Coming off The Album About Nothing, a smash that took his conceptual fancy to the hilt, and the birth of his daughter -- for whom he wants to amass a fleet of luxury vehicles -- Wale reasonably takes a free, easy, more commercially minded approach for album five. Acronymic for "still here ignoring negative energy," Shine, loosely constructed with the rapper rarely in battle or even sparring mode, has no overarching theme beyond soundtracking good times. If anything, the program is maximized for streaming with numerous cross-cultural stylistic switch-ups and a lengthy register of producers and guest artists that might exceed that of The Gifted. There's a dancehall-flavored track co-produced by Diplo, a low-profile victory lap with Colombian star J Balvin, and a clutch of streamlined pop-oriented material led by "My PYT" (with bed springs less rusty and distracting than the ones heard throughout "Bad"). "Fine Girl," a romantic Afro-pop-laced club track featuring Davido and Olamide, is warmest of all, enhanced with an atmospheric assist from New Edition via "Can You Stand the Rain." At its most frustrating, the album's lightness results in the wasting of an exceptional Christian Rich production on the vapid "Fashion Week." Wale also sits out a sharp beat change that plays out toward the end of "CC White," which tweaks the "white woman as cocaine" (and vice versa) metaphor with high-quality wordplay. After "DNA," where Wale sounds like he's on the brink of nodding off during an almost interminable chorus, the album dramatically lifts. Sounding revitalized, projecting a mix of gratitude and disgust, Wale breathes new life into an old breakbeat (and a sample from Marvin Gaye's version of "I Wanna Be Where You Are") for a defiantly proud pro-black finale. It should be enough to retain the listeners who strongly prefer the more lyrical, less hedonistic aspects of the Wale discography.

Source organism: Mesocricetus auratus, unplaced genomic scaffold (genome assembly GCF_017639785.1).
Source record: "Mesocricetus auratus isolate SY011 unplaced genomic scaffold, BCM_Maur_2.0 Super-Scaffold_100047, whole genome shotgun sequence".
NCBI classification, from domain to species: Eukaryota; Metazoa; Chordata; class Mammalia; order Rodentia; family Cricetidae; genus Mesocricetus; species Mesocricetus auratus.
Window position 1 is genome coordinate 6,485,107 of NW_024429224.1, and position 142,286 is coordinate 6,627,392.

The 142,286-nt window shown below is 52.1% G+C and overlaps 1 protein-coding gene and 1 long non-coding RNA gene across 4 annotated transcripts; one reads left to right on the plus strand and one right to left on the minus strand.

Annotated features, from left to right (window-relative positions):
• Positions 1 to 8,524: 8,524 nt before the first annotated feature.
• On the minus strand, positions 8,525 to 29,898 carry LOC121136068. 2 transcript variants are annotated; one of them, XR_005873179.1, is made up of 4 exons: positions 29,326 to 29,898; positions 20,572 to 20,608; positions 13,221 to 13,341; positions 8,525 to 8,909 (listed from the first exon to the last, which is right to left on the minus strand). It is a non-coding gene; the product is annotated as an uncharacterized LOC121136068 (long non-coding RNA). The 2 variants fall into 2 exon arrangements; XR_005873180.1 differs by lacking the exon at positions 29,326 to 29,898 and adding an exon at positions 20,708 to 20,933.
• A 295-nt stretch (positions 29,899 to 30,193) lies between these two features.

AllMusic Review by Andy Kellman